It felt really weird that like she was suddenly telling him that right now. There was no motivation for that conversation to be happening right there. It felt like it should be a separate conversation.

Craig: Oh, yeah, listen here is something that is true about – Shiva is a very weird thing because, you know, I don’t think anybody else does this. I know that in some cultures they’ll have a wake, which is specifically a party where you get drunk and talk about somebody who died and that sounds way cooler than sitting shiva. But sitting shiva is basic.

The whole point of sitting Shiva is let us distract you from the pain of mourning. So we’re going to all sit around and eat food and chitchat. And maybe tell some jokes and just keep it lighthearted and not do stuff like this nor would you have this discussion in front of a whole bunch of other people. What a weird time to do it. You’re absolutely right, even though you are the least Jewish person in the world, you innately understood that.

John: Yeah. I think I understood it better than Salli could understand it.

Craig: No, how dare you. How dare you!

John: So as always, I want to thank our writers for writing in with their scripts, and letting us take a look at them. You guys are incredibly brave, so thank you. I hope this conversation helped a bit to get you to your next draft and your next passes. If you have a script you would like us to take a look at, don’t send it to the email address, instead go to, all spelled out and there’s an entry form there that you attach a PDF, you fill out some questions, and you send it through.

Godwin takes a look at absolutely every one of those things that gets submitted. And sends a couple of them our way every once in a while to take a look at on the air. So thank you to everyone who wrote in and thank you to these people especially for letting us discuss their scripts on the air.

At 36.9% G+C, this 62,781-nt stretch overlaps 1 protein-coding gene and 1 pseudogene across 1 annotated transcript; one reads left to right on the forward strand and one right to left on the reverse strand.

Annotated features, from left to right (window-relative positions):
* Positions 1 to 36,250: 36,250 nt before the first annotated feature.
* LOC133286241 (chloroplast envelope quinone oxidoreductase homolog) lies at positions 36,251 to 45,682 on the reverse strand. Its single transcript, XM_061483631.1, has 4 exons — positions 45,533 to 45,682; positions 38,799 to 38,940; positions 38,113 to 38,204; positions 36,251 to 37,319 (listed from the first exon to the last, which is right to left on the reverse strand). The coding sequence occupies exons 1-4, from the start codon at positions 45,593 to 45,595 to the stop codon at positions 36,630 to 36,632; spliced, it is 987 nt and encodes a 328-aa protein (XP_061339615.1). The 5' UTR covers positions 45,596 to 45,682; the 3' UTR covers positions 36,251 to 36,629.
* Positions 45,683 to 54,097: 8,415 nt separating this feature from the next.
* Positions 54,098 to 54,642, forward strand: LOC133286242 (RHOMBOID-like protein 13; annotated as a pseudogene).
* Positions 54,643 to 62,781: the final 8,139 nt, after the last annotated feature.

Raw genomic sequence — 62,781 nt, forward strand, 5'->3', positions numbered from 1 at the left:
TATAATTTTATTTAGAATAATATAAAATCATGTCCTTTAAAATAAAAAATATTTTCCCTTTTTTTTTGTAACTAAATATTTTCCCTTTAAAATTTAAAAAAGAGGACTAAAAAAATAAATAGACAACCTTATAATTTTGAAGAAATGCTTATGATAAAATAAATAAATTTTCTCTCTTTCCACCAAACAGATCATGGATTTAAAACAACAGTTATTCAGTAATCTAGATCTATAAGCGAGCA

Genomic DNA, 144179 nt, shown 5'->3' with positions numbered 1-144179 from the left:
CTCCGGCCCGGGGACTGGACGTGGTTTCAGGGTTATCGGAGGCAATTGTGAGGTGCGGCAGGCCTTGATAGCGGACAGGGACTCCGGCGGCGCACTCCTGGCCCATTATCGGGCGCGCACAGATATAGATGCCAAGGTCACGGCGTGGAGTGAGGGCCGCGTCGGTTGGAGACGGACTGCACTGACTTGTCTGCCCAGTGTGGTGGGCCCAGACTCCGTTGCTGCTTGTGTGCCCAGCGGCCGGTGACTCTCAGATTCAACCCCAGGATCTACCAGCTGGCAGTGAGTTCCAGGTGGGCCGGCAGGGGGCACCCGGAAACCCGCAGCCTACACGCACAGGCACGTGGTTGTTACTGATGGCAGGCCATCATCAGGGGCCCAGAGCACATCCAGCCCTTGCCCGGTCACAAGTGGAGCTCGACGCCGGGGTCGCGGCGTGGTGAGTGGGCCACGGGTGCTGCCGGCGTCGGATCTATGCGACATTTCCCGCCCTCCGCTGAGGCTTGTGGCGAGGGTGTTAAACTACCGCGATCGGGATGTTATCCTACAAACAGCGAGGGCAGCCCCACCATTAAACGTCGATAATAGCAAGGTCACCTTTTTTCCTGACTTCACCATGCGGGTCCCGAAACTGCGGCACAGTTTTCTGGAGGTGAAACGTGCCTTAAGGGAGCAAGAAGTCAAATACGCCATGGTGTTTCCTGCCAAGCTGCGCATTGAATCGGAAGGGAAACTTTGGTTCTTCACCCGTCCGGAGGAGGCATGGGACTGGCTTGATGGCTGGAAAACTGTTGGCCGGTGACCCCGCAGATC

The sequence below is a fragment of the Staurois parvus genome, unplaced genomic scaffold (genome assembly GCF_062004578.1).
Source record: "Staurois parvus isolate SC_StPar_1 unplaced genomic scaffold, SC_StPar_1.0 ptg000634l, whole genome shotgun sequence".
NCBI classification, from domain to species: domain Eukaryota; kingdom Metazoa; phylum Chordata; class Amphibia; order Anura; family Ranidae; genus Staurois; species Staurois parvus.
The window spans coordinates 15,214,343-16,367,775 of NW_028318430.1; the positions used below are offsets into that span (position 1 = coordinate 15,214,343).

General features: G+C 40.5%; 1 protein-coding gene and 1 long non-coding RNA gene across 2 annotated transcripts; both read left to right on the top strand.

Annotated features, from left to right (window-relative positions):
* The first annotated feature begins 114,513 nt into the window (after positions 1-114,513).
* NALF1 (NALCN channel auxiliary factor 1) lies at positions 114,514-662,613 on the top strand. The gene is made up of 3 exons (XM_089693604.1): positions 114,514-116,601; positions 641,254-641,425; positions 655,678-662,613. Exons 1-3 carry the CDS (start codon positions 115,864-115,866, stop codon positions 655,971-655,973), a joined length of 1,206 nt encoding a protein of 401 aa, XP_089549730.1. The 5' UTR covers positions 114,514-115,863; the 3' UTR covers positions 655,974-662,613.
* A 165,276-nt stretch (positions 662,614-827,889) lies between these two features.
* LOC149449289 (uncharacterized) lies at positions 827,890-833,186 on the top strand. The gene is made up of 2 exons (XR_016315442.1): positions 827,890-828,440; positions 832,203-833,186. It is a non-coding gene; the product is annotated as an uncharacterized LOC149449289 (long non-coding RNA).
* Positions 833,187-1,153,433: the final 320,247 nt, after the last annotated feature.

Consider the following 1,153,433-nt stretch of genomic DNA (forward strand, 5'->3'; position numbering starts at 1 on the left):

Craig: Yeah.

John: So what is your final assessment of text-to-speech in 2016, Craig Mazin?

Craig: Salli. [laughs]

John: Yeah.

Craig: Salli and I are — even while you were just doing that, we started a little bit of a relationship because I can — Salli will say whatever I want her to say. So I can have Salli talk to me all day long.

John: It’s Her all over again.

Craig: Yeah, if Melissa is not saying the things I want her to say, I’ll just have Salli say it. No big deal. And Melissa does not say the things that I want her to say. [laughs]

John: Of the three, Emma was my favorite. I know she was calm, she was rational, but also had a little bit of perk to her, so I wanted her to tell me the headlines.

Craig: She sounded like a broken woman to me. [laughs]

John: All right, it’s time for our One Cool Things. I actually have two One Cool Things, I don’t know if Craig has one.

Craig: I do, I do. I have one. Yeah.

John: So my two One Cool Things, the first one is Harry Potter and the Translator’s Nightmare, which is a Vox video that talks through the translations of Harry Potter and how challenging that was for all the 30 or 50 or however many languages that book series was translated into because Rowling had so many special words and concepts that had to be described and she had puns and like “I am Voldemort” like all sort of things that had to sort of make sense in whatever language they ended up in. So it’s a good little five-minute video that talks through the process of translating. And I’m not too far away from having to deal with that for my own book.